Fashion Illustration in Popular Culture

Fashion Illustration in Popular Culture

Socio economic changes that occurred during the First World War 1914-18 and became accepted, changed the role of women in a way that no amount of campaigning by a few liberated ladies could have achieved. High fashion until the twenties had been for the richer women of society. Poiret had commissioned leading avant-garde photographers to photograph his work in the early 1920s; however, until after World War II fashion magazines and store catalogs most often used line drawings in iliustrations.

Illustrators such as Patou and Erte produced highly stylized work; Benito, Christian Berard and the American artist Eric provided an image of the clothes themselves, and their designers’ intended style, elegantly and economically.

In the twenties and thirties, however, black-and-white photography was becoming an important art form and photo portraits of famous personalities of the day highlighted their clothes as well as their looks (for example, Cecil Beaton’s photographs of Nancy Cunard wearing an armful of ivory and ebony bracelets). The Hollywood portrait publicity still in the 1930s added to the association between photography and glamor.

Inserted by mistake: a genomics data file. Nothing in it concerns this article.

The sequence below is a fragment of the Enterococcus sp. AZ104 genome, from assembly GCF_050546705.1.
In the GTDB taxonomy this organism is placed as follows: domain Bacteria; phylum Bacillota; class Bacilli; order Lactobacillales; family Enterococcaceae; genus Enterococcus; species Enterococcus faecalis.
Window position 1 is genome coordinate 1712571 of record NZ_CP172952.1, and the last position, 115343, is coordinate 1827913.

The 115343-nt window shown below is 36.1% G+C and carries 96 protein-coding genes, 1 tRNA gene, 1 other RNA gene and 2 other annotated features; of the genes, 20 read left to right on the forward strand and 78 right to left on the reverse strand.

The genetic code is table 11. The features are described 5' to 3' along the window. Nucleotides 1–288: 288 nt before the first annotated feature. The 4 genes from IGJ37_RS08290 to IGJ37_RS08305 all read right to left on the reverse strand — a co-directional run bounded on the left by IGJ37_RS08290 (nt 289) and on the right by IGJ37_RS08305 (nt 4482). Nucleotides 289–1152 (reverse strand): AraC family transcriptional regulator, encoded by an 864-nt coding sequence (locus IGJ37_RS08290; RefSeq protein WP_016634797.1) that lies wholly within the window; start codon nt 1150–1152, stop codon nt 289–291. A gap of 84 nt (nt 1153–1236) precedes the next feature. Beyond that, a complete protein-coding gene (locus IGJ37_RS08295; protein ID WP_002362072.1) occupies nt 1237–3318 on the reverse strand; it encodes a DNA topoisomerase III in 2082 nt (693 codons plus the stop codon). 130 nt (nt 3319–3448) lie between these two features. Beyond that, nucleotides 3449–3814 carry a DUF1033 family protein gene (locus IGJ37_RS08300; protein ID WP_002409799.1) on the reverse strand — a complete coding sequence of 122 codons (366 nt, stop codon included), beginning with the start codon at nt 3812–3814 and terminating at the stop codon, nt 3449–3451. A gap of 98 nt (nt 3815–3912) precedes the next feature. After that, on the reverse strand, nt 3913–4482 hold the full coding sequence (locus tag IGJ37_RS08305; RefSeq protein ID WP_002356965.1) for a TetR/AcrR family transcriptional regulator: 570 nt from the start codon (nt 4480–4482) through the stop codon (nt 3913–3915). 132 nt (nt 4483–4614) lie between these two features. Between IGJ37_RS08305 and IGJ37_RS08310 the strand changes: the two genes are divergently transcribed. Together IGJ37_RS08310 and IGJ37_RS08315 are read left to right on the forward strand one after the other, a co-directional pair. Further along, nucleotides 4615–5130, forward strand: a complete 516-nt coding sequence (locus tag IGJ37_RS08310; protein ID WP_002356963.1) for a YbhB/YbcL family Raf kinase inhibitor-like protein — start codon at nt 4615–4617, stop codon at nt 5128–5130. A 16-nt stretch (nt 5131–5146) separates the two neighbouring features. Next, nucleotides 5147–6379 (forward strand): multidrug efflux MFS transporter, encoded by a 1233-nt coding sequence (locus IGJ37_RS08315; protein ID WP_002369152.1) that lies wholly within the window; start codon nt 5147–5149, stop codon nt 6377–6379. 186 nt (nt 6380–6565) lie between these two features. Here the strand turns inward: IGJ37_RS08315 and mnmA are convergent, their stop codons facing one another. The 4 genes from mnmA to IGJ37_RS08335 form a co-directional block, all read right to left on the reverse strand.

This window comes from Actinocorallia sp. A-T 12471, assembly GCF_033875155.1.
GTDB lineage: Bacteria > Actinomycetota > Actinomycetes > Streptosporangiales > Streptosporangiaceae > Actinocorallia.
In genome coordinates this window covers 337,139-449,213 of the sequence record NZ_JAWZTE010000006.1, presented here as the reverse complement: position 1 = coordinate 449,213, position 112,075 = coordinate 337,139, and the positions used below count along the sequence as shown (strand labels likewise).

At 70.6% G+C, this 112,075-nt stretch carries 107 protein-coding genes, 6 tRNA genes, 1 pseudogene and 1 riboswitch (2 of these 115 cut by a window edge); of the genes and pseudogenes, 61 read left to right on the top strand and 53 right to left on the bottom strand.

From the 1940s, photography came completely to dominate the fashion magazine although illustration was still common into the 1960s. Initially prized for its “truthfulness”, it is often less informative than line drawing, and can be just as mannered. Irving Penn in the United States, and Anthony Annstrong-Jones in Britain moved fashion photography towards a new informality and movement in the 1950s.

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